Rowan Williams, as everyone knows, is stepping down from the office of Archbishop of Canterbury and returning to academic life as master of Magdalene College at Cambridge University. Ben Myers of Faith & Theology links to an op-ed in which he discusses the transition. The op-ed is full of insight, as we have come to expect from Ben, but he does not overtly address the question on everyone’s mind.
Assuming that the next Archbishop will be more conservative than Williams, someone whose views on a lot of things will be closer to the views of clergy and rank and file members of the Church of England viewed as a global communion, will the longsuffering and patience which characterized the tenure of Williams characterize the tenure of his successor?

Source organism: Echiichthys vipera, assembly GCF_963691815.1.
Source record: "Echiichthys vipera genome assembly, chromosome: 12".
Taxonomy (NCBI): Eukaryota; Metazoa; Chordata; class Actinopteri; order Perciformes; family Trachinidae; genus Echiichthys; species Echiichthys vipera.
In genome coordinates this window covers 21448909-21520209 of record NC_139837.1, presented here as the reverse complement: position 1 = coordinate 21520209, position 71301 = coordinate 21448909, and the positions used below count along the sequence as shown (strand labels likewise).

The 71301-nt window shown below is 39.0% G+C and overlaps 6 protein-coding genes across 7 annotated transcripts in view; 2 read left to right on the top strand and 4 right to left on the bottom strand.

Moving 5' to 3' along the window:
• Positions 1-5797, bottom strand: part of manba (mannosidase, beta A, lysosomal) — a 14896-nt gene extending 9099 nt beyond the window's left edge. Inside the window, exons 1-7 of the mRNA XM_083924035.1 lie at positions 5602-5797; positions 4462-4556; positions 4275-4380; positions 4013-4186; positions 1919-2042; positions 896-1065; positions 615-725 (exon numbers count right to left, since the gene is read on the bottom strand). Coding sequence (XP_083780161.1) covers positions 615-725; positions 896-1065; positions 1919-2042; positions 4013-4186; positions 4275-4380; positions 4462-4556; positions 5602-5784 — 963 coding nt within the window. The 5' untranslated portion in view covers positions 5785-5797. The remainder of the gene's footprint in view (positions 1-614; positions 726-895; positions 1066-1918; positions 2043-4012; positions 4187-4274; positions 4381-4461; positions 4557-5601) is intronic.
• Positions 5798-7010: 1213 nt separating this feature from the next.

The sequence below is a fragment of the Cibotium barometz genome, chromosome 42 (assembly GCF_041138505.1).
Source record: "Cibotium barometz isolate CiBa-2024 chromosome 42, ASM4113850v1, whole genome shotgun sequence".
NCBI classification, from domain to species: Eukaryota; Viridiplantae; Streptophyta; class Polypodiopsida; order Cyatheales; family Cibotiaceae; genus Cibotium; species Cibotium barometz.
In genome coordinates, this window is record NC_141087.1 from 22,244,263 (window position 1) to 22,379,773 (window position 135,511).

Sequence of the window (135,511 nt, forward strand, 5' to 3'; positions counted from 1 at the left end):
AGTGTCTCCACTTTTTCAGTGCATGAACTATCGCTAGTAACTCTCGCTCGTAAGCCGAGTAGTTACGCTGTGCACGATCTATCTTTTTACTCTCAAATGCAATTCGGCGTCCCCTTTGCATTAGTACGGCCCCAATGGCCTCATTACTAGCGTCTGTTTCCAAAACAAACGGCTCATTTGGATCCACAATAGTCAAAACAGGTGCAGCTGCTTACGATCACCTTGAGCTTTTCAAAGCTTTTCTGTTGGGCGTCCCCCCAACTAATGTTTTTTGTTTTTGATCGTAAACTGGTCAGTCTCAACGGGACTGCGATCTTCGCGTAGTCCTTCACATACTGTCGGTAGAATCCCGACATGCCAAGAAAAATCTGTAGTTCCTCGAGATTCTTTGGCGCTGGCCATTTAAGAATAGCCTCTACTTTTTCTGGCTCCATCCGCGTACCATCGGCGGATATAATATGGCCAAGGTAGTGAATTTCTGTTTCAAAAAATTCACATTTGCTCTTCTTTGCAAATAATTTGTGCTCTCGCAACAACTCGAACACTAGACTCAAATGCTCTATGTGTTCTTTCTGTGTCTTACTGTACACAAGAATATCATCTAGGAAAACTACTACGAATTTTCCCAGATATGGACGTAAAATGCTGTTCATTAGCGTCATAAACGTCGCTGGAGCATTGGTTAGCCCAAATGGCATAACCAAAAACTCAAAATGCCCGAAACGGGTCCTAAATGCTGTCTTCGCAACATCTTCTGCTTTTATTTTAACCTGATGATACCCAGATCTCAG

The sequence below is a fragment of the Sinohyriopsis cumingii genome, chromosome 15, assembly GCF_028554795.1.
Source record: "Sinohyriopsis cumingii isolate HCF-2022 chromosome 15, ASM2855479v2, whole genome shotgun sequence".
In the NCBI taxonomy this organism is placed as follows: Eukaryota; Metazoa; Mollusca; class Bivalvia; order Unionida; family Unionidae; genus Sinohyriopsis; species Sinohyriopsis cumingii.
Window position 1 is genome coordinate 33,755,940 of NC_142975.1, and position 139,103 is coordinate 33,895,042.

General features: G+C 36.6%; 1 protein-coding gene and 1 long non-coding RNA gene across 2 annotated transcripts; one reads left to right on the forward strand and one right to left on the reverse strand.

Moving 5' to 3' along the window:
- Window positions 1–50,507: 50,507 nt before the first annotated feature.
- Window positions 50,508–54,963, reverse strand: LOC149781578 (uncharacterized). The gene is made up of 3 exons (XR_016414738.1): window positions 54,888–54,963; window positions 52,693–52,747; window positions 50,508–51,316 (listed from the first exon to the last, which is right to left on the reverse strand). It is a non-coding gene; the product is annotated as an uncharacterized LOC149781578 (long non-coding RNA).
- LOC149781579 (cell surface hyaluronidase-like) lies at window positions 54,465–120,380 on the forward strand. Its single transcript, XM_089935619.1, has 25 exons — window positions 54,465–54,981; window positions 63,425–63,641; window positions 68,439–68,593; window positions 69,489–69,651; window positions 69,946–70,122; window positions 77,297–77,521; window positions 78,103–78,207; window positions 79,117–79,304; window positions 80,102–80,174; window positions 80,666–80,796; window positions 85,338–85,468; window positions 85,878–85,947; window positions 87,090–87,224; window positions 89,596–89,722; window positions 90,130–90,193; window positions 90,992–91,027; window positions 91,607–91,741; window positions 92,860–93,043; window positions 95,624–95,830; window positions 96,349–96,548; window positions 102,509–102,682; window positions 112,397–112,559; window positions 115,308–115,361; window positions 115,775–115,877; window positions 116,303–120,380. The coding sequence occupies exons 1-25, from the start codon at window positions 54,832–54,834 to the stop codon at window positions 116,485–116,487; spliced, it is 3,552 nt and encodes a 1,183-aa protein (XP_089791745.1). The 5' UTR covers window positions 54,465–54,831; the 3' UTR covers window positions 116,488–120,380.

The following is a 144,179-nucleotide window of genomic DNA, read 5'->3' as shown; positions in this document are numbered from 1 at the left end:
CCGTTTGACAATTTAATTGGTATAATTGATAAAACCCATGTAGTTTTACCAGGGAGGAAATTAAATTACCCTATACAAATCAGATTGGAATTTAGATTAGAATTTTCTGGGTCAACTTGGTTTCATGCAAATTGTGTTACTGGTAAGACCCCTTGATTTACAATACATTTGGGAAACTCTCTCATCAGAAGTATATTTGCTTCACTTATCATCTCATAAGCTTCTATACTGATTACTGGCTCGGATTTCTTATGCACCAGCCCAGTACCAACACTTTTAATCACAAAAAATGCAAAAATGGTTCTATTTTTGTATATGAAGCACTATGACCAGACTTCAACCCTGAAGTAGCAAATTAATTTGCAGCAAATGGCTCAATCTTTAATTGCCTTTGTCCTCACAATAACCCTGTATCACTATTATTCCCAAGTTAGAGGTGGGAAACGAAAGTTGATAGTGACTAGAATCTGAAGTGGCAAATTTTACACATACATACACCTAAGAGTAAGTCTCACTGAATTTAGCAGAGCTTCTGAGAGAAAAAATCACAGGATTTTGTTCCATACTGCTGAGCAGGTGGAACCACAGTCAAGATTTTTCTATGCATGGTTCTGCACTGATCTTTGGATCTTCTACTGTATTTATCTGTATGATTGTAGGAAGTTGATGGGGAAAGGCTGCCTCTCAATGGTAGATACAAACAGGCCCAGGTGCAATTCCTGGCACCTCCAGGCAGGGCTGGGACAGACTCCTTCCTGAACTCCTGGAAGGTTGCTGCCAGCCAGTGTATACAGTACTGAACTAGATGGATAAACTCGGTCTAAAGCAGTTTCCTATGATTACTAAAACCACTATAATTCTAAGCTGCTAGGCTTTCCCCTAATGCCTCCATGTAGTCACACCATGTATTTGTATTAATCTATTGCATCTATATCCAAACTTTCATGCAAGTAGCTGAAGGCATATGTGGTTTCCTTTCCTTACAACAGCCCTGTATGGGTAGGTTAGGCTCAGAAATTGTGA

I doubt it very much. It will be a time of realignment in which the influence of liberal Anglicanism, already in a phase of retrenchment, continues to decline. It will be much to the advantage of the evangelical and Catholic wings of Anglicanism for the rapprochement underway between them to continue. At the same time, one can only hope that a more conservative Archbishop will, for the sake of the Church, take a page from the liberal playbook and find a way to coopt elements within Anglicanism with which he may have relatively little ideological affinity. These are interesting times.